Live From Final Four: In Familiar Territory, North Carolina’s New Media Team Looks to Tell a Unique Story
New social media workflow has Heels churning out creative content
Ken Cleary has seen his share of Final Fours. Since graduating from the University of North Carolina in 1991, the men’s basketball program has made a staggering 11 of its all-time 20 Final Four appearances. Few have the perspective and appreciation for just how much the video workflow process has changed for athletic department videographers than Cleary.
Since moving into his role of directing the athletic department’s new media division when it was founded in 2007, seen the roles and demands of his team change again and again. The days of serving in a newsy role have made way to a new era of more creative, behind-the-scenes storytelling and bringing fans greater access than ever before through content.
“We’re looking to find the unique story and the unique spin on things,” says Cleary. “The enormity of coverage here is obvious. This isn’t like a regular season game where [a fan] may have missed it and they want to go find the highlight. They saw the game. So it’s the behind-the-scenes and those types of things that we really want to document.”
UNC has two video staffers, two photographers, and a social media director all helping cover the festivities and create content. At event’s like the Final Four, many people wear multiple hats, as well. Cleary is even doing what he can to help out on the coaches video side of things.
The Tar Heels’ New Media team is shooting exclusively with DSLRs here in Glendale, AZ this weekend. There are two Canon 5Ds and a Conan 7D being supplemented with a Ronan gimbal and a collection of smartphone gimbals. All editing is being done on Adobe Premiere after the school struck a complete Adobe Creative Cloud deal earlier this year.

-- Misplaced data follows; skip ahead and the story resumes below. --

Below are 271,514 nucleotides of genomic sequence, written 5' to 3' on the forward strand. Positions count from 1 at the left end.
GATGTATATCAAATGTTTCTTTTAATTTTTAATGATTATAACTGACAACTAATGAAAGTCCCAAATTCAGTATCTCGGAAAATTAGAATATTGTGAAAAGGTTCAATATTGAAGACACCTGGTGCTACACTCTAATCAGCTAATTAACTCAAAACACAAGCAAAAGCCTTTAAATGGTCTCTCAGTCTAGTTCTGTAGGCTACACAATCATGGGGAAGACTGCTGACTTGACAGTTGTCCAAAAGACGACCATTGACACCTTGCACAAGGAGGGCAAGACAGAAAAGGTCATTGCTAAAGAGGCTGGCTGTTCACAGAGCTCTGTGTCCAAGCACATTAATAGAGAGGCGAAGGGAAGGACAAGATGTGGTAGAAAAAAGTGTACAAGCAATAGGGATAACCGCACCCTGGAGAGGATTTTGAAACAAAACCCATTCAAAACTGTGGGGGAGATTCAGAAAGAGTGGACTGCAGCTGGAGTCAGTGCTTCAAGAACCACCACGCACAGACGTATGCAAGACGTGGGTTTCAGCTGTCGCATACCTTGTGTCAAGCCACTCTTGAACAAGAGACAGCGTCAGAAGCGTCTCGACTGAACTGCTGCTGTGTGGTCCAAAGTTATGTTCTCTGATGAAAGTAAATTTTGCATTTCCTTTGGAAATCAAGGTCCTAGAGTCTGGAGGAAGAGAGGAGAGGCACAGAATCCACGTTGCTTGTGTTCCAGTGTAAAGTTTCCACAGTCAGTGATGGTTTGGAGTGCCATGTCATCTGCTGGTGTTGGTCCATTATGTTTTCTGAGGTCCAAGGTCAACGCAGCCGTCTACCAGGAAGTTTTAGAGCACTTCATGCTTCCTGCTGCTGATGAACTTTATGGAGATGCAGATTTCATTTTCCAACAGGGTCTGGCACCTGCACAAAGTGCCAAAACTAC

According the Cleary, social media distribution has become the primary destination for much of his team’s content and that workflow has improved over the past few months.
The Tar Heels social media strategy changed earlier this year when the department brought on Dana Reynolds as the new Director of Social & Digital Media. In the past, while many on the team were empowered to acquire and post content, it meant that the various social accounts were in the hands of too many people and that led to confusion as to what had or hadn’t been posted and led to some duplicative effort. Now with Reynolds on hand, she can lead the social content strategy plan and serve as a conduit for any content acquired by other members of the department.
In addition to all of these various efforts, Cleary doesn’t want to overlook the core fundamental responsibilities of a videographer: chronicle and archive.
“Pure archival is not necessarily the first thing that most people think of when they come into a postseason scenario like this,” he says. “Having been lucky that North Carolina has been involved in 20 Final Fours, we get calls from people all the time looking for [old footage]. So now it’s very front of mind to make sure we get every press conference and every piece of behind-the-scenes footage somewhere safe so that when we get back to Chapel Hill, we can get it sorted out. That’s so important.”